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Touring Millard Sheets's Favorite, Film-Themed Hollywood Bank

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It's Sheets Week and we're celebrating Millard Sheets, the artist and architectural designer who dotted Southern California with beautiful modern Home Savings bank branches (now mostly Chases). Throughout the week, we'll be touring some of the Sheets buildings that still stand.

Photos by Elizabeth Daniels

The bank branch at Sunset and Vine is probably one of the most familiar Millard Sheets buildings to most Angelenos--it's on a prominent corner, still largely intact, and has a crazy statue of a girl riding a bull backwards (more on that, don't worry). The branch also has a mosaic of film stars on its front, a stained glass piece made to look like strips of film, and a mural about The Squaw Man (the first feature-length film shot in Hollywood, just down the block at Selma and Vine). It also happens to have been one of Sheets's favorites. Here he is talking about in a 1976 oral history interview from UCLA:

The one at Sunset and Vine is a good one because there we happened to have a site which was the particular site where the first full-length motion picture was made in Hollywood. So without having to search too much for themes, we decided that we'd make motion pictures the theme of the art in the building. I designed a semiabstract arrangement on the front of the building, underneath the overhang. I made some very simple stripes of figures with an organic sort of a movement through them. Then between those were black granite panels, vertical stripes that had hundreds of names carved into them in gold of the great stars in Hollywood. So it's a little bit like the history of Hollywood, just to go stand in front and read the names. But between the names are many portraits, full-length figure portraits of some of the greatest stars. This was a hell of a problem because it isn't too difficult to cut a head or do a figure in mosaic, but when we found ourselves trying to do portraits of people that everybody in the world knows through motion picture, it was a hell of a challenge. It was very exciting because I think we did keep them as works of art, solid and simple. At the same time they do work, and people do know who they are. There are some of those also on the rear side of the building. On the interior. Sue Hertel , this young gal whom I mentioned worked for me, did a stained-glass window that I think is one of the most exciting windows, one of the best I've ever seen. We were fooling around for ideas or subject matter, and I said, "Sue, I've got a great idea, the chase. All of the early pictures somebody was chasing somebody. The Indians were chasing the cowboys and vice versa, and in the Mac Sennett comedies, everybody was chasing everybody. Buster Keaton was being chased. Even Moby Dick was being chased. Let's do it like a series of film strips, some big and wide and strong and some narrower, and we'll show the little perforations along the edge of the strip to suggest that it is film. Then in a very abstract way, let's do this whole window just full, again, of the kind of thing that made motion pictures what they were in the early days." That's one that everybody admires. It's been reproduced in all sorts of magazines all over the country. The tourist agencies run busloads of people out there every week in Tanner buses to look at the building because it's a kind of a landmark now. I painted a mural on the inside with the theme of the actual shooting of the first full-length picture ever made in Hollywood.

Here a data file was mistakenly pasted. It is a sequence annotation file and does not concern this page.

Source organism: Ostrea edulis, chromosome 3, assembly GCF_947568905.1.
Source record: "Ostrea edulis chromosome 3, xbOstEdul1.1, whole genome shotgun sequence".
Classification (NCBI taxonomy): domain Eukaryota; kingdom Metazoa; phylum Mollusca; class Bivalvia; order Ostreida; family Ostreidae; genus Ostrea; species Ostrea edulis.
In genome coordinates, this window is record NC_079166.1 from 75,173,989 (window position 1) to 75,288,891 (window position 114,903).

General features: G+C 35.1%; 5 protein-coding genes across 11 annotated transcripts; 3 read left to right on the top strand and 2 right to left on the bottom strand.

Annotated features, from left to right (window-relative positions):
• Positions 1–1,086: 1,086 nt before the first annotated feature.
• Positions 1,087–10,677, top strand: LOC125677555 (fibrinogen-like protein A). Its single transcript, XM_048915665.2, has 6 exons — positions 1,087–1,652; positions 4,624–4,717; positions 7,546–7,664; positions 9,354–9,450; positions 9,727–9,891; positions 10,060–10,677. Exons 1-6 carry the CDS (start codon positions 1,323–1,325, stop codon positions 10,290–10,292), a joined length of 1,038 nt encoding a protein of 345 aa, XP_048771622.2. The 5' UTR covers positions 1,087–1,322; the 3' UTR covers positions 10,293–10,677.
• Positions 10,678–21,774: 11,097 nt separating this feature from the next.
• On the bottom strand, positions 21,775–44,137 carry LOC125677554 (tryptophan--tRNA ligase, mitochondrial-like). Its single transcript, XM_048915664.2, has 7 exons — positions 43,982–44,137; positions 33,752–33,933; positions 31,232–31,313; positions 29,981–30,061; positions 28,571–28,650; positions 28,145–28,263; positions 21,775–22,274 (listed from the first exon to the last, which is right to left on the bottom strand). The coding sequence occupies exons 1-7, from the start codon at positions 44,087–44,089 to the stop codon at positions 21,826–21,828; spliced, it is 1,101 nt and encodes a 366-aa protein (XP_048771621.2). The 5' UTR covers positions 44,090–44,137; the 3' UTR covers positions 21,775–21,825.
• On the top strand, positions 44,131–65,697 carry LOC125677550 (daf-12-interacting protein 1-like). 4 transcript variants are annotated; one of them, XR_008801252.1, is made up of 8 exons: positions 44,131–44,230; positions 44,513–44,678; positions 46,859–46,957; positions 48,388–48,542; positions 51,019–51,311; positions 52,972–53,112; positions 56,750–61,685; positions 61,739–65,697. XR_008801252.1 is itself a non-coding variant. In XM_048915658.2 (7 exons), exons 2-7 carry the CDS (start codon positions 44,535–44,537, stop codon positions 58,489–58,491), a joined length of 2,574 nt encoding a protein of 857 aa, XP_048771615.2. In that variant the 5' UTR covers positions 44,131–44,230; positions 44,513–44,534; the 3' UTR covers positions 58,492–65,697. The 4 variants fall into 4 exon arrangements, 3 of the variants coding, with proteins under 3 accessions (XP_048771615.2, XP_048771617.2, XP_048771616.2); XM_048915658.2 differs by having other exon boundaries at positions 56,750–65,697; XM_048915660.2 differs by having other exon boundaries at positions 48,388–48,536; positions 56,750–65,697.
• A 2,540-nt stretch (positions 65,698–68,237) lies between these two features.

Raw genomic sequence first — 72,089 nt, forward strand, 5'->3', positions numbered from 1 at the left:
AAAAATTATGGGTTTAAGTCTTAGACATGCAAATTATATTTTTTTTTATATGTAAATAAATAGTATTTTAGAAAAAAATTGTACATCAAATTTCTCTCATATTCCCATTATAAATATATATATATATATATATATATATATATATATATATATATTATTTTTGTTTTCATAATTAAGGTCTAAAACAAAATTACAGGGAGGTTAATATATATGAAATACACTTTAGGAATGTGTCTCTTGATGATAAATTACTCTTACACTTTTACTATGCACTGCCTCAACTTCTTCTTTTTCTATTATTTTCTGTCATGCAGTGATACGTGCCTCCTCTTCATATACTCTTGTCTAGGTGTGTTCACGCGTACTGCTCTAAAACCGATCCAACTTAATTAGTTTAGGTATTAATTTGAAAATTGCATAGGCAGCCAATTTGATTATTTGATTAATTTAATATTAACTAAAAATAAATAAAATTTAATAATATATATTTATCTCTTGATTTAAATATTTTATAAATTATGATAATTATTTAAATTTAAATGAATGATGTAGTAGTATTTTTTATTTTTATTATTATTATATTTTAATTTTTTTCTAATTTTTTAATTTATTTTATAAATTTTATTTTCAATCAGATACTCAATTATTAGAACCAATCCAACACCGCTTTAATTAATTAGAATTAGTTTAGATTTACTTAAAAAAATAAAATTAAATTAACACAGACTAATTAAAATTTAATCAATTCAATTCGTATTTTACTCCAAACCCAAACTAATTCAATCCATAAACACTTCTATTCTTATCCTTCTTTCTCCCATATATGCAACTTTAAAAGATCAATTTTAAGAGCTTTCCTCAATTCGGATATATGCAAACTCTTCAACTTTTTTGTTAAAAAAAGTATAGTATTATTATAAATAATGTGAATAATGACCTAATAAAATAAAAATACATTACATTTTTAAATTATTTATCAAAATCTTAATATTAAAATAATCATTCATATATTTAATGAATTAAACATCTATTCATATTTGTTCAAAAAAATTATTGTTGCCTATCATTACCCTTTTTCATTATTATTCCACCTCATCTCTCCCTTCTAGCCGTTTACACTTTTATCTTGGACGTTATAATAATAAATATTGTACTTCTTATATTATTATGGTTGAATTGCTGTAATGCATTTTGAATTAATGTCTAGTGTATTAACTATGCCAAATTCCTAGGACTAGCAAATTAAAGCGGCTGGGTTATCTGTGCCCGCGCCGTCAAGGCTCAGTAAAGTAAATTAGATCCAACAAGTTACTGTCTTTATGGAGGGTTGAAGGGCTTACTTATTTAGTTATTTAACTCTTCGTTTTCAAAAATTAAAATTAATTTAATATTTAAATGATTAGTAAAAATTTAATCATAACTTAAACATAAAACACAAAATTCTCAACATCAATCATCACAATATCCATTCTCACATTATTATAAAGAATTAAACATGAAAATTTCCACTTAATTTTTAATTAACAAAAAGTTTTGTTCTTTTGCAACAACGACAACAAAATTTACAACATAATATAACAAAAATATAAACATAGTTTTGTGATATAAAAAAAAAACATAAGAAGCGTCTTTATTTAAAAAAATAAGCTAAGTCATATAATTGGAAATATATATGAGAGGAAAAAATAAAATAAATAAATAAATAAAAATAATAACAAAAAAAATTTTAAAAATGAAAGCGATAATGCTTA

That building has become a kind of a landmark in many ways for a lot of people. It has a big pool out in front, and I was able to buy an early [Paul] Manship sculpture which he did for an estate in Delaware. Some of the owners died, and we were able to buy the sculpture. We had it in storage for about six or eight years before I decided how to use it. I built a special fountain on the corner, a great place for hippies (in the worst of the hippie days) to wash their feet, but finally they outgrew that. But it's a fun building.

Later in the interview, he adds "We've very often done things like the one in Hollywood, which is just a small, two-story building, backed up by a huge skyscraper and surrounded by a very tall building. It sits there almost like a little, special plum, and it works."

· Sheets Week [Curbed LA]

Chase Bank Sunset

8150 Sunset Blvd., Los Angeles, CA